Posts Tagged ‘review’

Monday, March 29th, 2010

In the film Greenberg, Ben Stiller’s character sees the world as false and meaningless and he’s bitter about this, resulting in a form of nihilism.

In the same film, Greta Gerwig’s character sees the world the same way, but, instead of bemoaning this or going on a quixotic quest for truth or certainty, her character seems to say you that you should rather begin with the knowledge that you’re obviously, automatically just playing at reality and then mean that playing as if it was real.

By acting with conviction (meaning what you say to the best of your ability), your actions then become real and this is the only way to deal with things.

According to the film critic A.O. Scott, Greta Gerwig herself is:

embarked on a project, however piecemeal and modestly scaled, of redefining just what it is we talk about when we talk about acting.


He says:

She will play – that’s what acting is – but she will also mean what she says.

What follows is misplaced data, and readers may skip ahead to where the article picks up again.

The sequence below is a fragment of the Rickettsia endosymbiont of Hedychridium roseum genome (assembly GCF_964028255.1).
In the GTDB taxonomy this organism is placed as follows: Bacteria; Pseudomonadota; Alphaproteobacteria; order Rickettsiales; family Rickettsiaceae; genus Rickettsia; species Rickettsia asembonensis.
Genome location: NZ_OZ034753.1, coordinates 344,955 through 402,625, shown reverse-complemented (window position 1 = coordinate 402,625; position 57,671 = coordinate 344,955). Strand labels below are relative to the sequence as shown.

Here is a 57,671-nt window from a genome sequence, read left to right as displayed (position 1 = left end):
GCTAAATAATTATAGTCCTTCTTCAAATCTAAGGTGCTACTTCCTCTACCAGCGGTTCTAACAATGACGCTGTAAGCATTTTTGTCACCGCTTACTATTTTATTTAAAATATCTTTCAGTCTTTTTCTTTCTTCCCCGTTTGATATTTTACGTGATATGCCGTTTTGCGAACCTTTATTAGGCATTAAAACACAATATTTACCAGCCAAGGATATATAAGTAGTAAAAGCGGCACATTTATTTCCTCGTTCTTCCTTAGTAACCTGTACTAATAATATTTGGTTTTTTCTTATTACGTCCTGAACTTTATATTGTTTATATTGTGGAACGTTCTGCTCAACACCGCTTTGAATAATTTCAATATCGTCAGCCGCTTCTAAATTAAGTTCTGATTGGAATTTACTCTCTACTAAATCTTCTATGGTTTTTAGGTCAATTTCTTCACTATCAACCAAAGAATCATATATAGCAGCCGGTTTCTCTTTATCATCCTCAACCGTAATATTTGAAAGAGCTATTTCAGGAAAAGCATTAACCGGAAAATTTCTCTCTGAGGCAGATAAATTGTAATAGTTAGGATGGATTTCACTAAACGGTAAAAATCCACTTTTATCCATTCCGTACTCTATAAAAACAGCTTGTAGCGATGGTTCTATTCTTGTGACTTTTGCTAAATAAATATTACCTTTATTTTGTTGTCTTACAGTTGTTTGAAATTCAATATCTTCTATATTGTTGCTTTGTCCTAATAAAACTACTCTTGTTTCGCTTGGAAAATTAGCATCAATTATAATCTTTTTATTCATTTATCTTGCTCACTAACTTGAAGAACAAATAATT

In a key scene from Greenberg, Gerwig recounts a story, which is told like a dream, in which she and a friend play (or “like, are”) these “slut” characters who let themselves be picked up by random guys at a bar.

Her point (as broken and dream-like as it sounds) is that she is not really that girl, but when she played that girl like she meant it she became that girl because that’s what happens when you mean the part you play.

As she tells this to Greenberg, she looks at him with equal parts longing and hysteria as if to say:

I’m sorry I’m telling you this, but this is – to the best I can tell – my situation – my un-real real situation.


This is her philosophy.

NOTE: This post was inspired by Stanley Cavell’s The World Viewed: Reflections on the Ontology of Film (1971).